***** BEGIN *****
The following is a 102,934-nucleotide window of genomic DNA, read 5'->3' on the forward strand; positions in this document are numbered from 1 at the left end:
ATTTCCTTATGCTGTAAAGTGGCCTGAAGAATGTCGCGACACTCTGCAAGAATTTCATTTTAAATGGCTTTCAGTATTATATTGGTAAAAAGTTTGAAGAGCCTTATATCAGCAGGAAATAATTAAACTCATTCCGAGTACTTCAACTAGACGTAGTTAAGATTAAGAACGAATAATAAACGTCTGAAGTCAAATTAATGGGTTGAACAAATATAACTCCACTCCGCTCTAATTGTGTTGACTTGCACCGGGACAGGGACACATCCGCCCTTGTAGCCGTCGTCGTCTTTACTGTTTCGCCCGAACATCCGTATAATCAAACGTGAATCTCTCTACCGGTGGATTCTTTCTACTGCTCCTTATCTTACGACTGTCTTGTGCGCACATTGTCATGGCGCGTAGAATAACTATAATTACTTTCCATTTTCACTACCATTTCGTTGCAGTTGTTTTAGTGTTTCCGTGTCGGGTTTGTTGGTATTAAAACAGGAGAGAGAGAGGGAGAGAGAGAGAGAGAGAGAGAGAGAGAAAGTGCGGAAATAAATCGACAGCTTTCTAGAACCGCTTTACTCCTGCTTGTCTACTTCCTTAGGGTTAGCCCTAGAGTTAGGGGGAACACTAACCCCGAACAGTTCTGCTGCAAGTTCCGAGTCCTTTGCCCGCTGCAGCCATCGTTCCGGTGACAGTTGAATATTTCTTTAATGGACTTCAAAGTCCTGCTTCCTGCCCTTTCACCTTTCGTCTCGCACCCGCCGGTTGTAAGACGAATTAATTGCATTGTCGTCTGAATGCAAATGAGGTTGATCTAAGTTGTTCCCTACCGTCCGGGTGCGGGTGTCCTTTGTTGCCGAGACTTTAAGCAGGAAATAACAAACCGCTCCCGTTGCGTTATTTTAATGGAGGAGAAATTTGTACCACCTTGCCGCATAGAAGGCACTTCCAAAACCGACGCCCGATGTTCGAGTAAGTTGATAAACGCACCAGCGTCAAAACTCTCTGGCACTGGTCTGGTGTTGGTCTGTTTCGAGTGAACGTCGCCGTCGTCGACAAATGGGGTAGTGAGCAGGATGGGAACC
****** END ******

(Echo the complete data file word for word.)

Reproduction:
The following is a 102,934-nucleotide window of genomic DNA, read 5'->3' on the forward strand; positions in this document are numbered from 1 at the left end:
ATTTCCTTATGCTGTAAAGTGGCCTGAAGAATGTCGCGACACTCTGCAAGAATTTCATTTTAAATGGCTTTCAGTATTATATTGGTAAAAAGTTTGAAGAGCCTTATATCAGCAGGAAATAATTAAACTCATTCCGAGTACTTCAACTAGACGTAGTTAAGATTAAGAACGAATAATAAACGTCTGAAGTCAAATTAATGGGTTGAACAAATATAACTCCACTCCGCTCTAATTGTGTTGACTTGCACCGGGACAGGGACACATCCGCCCTTGTAGCCGTCGTCGTCTTTACTGTTTCGCCCGAACATCCGTATAATCAAACGTGAATCTCTCTACCGGTGGATTCTTTCTACTGCTCCTTATCTTACGACTGTCTTGTGCGCACATTGTCATGGCGCGTAGAATAACTATAATTACTTTCCATTTTCACTACCATTTCGTTGCAGTTGTTTTAGTGTTTCCGTGTCGGGTTTGTTGGTATTAAAACAGGAGAGAGAGAGGGAGAGAGAGAGAGAGAGAGAGAGAGAGAAAGTGCGGAAATAAATCGACAGCTTTCTAGAACCGCTTTACTCCTGCTTGTCTACTTCCTTAGGGTTAGCCCTAGAGTTAGGGGGAACACTAACCCCGAACAGTTCTGCTGCAAGTTCCGAGTCCTTTGCCCGCTGCAGCCATCGTTCCGGTGACAGTTGAATATTTCTTTAATGGACTTCAAAGTCCTGCTTCCTGCCCTTTCACCTTTCGTCTCGCACCCGCCGGTTGTAAGACGAATTAATTGCATTGTCGTCTGAATGCAAATGAGGTTGATCTAAGTTGTTCCCTACCGTCCGGGTGCGGGTGTCCTTTGTTGCCGAGACTTTAAGCAGGAAATAACAAACCGCTCCCGTTGCGTTATTTTAATGGAGGAGAAATTTGTACCACCTTGCCGCATAGAAGGCACTTCCAAAACCGACGCCCGATGTTCGAGTAAGTTGATAAACGCACCAGCGTCAAAACTCTCTGGCACTGGTCTGGTGTTGGTCTGTTTCGAGTGAACGTCGCCGTCGTCGACAAATGGGGTAGTGAGCAGGATGGGAACC